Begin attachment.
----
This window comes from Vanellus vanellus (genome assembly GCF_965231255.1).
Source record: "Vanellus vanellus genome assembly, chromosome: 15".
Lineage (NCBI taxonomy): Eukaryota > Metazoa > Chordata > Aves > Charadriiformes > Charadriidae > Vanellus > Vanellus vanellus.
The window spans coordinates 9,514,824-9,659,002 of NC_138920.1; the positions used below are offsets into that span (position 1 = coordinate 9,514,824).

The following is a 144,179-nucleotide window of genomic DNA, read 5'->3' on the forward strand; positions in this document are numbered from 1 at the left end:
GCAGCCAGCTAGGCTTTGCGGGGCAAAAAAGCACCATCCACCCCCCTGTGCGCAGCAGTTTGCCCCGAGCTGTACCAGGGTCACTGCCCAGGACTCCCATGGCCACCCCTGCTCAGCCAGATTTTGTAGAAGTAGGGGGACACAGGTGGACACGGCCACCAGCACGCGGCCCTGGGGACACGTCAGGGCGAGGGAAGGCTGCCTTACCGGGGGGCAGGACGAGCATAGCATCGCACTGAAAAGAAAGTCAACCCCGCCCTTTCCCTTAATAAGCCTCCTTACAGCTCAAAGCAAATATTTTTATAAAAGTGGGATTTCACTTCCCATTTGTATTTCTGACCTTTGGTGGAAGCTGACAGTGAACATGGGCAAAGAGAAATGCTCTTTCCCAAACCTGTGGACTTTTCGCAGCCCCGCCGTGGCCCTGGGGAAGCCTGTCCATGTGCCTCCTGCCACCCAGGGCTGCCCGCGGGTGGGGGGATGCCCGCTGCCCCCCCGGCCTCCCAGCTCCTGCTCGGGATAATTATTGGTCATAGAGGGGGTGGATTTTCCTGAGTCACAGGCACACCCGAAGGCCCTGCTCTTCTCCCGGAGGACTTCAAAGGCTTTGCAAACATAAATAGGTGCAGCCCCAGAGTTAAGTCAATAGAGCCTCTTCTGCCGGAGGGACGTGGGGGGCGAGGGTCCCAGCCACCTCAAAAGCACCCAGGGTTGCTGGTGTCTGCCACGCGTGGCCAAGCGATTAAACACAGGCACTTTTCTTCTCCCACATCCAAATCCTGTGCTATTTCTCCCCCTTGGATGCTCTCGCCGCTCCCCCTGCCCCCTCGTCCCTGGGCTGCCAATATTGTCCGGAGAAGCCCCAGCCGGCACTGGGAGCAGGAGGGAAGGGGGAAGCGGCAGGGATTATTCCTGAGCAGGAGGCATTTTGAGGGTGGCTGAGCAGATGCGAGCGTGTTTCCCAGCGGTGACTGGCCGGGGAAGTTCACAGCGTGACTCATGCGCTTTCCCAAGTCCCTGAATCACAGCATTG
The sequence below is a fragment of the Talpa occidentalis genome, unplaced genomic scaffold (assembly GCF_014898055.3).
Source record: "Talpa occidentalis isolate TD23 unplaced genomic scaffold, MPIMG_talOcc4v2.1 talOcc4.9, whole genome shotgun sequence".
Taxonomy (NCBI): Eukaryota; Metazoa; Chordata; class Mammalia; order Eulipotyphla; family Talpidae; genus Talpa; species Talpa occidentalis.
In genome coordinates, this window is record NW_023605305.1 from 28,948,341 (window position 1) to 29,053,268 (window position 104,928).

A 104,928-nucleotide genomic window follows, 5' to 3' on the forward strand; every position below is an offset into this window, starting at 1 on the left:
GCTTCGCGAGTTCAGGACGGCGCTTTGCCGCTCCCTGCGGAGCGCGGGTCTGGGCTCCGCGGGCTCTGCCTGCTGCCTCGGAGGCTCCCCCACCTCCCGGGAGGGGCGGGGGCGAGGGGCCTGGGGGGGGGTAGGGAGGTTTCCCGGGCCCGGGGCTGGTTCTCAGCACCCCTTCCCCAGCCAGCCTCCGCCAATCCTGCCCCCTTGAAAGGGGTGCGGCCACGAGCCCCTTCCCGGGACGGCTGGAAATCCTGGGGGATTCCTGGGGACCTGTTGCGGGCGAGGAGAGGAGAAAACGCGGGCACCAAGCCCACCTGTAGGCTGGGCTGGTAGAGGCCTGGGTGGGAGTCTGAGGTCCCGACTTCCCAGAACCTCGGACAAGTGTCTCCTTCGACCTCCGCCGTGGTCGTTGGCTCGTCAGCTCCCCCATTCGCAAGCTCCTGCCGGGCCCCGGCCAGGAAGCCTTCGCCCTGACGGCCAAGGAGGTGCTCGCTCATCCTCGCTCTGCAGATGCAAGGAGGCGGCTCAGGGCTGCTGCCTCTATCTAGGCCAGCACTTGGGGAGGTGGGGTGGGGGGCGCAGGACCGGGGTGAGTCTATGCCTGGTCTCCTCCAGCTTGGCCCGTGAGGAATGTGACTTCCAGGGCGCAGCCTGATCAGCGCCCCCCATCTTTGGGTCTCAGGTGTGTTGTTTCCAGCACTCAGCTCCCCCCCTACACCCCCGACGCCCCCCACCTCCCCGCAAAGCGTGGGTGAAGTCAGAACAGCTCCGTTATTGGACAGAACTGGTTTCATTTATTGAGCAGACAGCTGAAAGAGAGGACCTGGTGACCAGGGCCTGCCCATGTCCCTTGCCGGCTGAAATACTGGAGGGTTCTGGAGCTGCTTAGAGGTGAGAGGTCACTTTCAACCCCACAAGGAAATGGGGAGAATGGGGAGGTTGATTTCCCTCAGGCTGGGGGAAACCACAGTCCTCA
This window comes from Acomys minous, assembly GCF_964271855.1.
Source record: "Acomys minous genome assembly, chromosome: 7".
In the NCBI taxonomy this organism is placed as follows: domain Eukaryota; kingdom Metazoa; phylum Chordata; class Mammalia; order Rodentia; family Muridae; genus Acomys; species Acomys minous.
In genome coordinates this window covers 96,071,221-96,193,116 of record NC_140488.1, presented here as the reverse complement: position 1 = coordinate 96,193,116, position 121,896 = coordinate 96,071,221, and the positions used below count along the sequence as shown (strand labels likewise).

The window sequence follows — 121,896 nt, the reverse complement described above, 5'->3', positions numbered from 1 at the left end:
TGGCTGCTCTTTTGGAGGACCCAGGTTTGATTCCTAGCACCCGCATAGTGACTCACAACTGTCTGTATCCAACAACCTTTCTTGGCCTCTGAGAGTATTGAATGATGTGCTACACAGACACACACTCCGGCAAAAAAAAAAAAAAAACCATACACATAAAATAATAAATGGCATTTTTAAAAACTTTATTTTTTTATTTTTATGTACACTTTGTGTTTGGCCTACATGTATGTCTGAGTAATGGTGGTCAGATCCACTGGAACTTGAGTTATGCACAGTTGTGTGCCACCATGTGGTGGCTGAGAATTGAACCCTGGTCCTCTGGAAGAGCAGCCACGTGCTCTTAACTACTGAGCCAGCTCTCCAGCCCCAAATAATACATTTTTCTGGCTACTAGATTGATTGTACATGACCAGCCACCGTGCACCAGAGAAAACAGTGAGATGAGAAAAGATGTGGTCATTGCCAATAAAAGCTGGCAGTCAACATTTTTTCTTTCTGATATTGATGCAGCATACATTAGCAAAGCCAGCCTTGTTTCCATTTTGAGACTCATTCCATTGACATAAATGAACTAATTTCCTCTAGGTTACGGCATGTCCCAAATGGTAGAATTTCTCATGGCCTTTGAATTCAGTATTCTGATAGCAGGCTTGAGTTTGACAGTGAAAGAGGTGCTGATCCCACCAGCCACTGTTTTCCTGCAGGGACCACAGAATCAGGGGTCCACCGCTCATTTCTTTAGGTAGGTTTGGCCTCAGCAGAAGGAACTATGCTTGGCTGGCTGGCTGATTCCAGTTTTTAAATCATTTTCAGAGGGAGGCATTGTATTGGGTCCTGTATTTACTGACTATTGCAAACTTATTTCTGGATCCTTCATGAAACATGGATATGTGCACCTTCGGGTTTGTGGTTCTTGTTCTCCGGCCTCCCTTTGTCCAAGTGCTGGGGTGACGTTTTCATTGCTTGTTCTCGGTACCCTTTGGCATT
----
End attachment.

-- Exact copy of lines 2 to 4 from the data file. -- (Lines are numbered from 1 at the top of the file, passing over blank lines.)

Source record: "Vanellus vanellus genome assembly, chromosome: 15".
Lineage (NCBI taxonomy): Eukaryota > Metazoa > Chordata > Aves > Charadriiformes > Charadriidae > Vanellus > Vanellus vanellus.
The window spans coordinates 9,514,824-9,659,002 of NC_138920.1; the positions used below are offsets into that span (position 1 = coordinate 9,514,824).